Then comes the melancholy account of two religious professionals, a priest and a Levite; men who, for whatever good reason,  skirt around the mutilated body, pretending they didn’t see it: ‘passed by on the other side’. Into this shocking scenario, enter a man with a double otherness: a layman, not a religious professional, and, as we have seen, member of the Samaritan sect, generally regarded as heretical. Suddenly we move from indifference to action, from blindness to sight, from vague talk of ‘love’, to active and costly care. With a compassion that, given the danger, was heroic, the Samaritan was  ‘moved with pity’.

In Jesus’ own words, the story then continues:

He went to him and bandaged his wounds, having poured oil and wine on them. Then he put him on his own animal, brought him to an inn, and took care of him. The next day he took out two denarii, gave them to the innkeeper, and said, ‘Take care of him; and when I come back, I will repay you whatever you spend.

Two denarii, we should note, would provide for two months of lodging in a small country inn [New Oxford Annotated Bible]; and the Samaritan offers to pay more, if need be. But what is extraordinary about the ethic Jesus teaches is that not only is love to be understood as active and detailed care, but, more than that, the carer himself or herself must be the one who is to bear the cost of the caring. Authentic care is costly or, as we might say, sacrificial.

For consider the full cost of his actions to the Samaritan. First comes the possible opprobrium of associating with a member of an alien group  – here the Jerusalem-based Jews. Second, ‘care’ involves summoning up the courage and compassion to pick up a mutilated body in a situation of extreme danger, ‘to show mercy’ in this heroic and spontaneous way. Third, it involves bearing the cost of caring – here, first aid, money, shelter – in a sustained way, long-term (‘when I come back’). That is what it means to ‘love your neighbour as yourself’.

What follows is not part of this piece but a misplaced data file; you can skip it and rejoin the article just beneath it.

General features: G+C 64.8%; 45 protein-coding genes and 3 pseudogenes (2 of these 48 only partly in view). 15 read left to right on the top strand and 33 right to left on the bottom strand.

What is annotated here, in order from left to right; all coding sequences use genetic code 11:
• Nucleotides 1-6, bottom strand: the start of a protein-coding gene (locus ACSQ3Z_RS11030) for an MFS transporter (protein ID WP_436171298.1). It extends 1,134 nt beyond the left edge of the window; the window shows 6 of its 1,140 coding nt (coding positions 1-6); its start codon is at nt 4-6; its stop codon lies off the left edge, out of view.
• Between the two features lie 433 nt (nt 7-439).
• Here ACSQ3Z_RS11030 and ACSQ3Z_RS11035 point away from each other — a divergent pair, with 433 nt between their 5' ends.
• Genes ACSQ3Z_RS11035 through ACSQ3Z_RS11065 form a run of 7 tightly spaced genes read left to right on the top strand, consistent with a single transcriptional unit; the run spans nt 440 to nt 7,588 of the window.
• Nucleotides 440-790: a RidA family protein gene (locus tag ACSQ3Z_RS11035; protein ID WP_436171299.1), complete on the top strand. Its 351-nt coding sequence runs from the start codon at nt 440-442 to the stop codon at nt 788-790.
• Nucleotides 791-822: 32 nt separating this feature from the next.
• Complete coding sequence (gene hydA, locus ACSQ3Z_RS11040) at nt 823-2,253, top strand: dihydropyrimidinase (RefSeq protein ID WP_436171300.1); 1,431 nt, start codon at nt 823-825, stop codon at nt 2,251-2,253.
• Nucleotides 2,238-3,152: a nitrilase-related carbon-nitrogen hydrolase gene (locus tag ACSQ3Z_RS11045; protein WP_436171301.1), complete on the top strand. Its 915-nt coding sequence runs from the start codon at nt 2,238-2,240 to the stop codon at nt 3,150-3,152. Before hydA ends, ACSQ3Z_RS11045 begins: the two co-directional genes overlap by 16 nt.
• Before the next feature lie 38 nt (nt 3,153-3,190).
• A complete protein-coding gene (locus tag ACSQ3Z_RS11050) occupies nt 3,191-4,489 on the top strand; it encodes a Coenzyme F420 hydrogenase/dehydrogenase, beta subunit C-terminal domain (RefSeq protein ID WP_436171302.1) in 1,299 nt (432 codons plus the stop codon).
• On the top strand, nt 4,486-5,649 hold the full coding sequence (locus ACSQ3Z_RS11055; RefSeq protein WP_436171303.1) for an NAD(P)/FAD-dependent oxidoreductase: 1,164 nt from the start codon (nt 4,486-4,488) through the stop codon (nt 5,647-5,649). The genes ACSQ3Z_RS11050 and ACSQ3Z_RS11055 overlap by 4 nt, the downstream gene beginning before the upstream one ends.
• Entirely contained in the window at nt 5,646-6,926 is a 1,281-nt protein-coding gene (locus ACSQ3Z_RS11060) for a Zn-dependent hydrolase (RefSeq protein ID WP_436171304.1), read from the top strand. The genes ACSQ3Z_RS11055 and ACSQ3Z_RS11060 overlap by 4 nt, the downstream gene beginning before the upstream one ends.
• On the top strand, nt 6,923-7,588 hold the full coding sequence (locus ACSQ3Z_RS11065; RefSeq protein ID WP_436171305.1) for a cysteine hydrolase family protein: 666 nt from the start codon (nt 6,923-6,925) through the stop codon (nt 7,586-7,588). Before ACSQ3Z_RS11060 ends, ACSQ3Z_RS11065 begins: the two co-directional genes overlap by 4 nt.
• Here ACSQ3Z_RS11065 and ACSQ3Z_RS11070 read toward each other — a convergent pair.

What Jesus is saying is this. Put yourself in the position of the mutilated traveler, the refugee, the stranger, the enemy. Isn’t this kind of care you would want for yourself? As he says in another place, ‘In everything do to others as you would have them do to you; for this is the law and prophets’ (Matthew 7:12).

We don’t however get the full force of this unless we realize that it describes the pattern of activity typical of Jesus himself: caring for people in myriad situations, many of them risky; with him and his disciples bearing the cost of this care, making it real – ‘you give them something to eat’ says Jesus, faced with hungry people. And in his Passion, caring so much that he took steps to insure that the love, forgiveness and care of God reaches every person – starting with the people around the cross, friends as well as enemies.  So it was Jesus quâ Good Samaritan who was crucified. But this time it was infinitely costly and ‘for all’.

And then, in the Resurrection, we have God, the most powerful, caring for the lowest of the low, here the mutilated body of Jesus, the powerless in life as in death. In a blaze of light – like the Transfiguration – the meaning and goal of creation become visible: God’s capacity – made real in Jesus – to generate new life in hope and Resurrection where none seemed possible before.  Even with a mutilated, crucified body.

Paul in Romans 5 sums it up powerfully, ‘where sin increased, grace abounded all the more’; and this to include the weak and the strong, the righteous and unrighteous, the godly and ungodly, friend and foe alike.  God’s love, his active caring, is like that.

In that league, how do we rate?

We could put it in the form of a question posed by a Jewish scholar.  She writes: ‘The issue is not “who is my neighour?” but “can we recognizes that the enemy might be our neighbour and can we accept this disruption of our stereotypes?”’ [Amy-Jill Levine, Jewish Annotated New Testament, Oxford, 2011, p.123]

Perhaps it boils down to this: Do you know how to be a decent caring human being?

So there we have it:  the two things this parable teaches: first, recognition of the stranger in need; and the, the care this calls forth: spontaneous, costly, and sometimes heroic.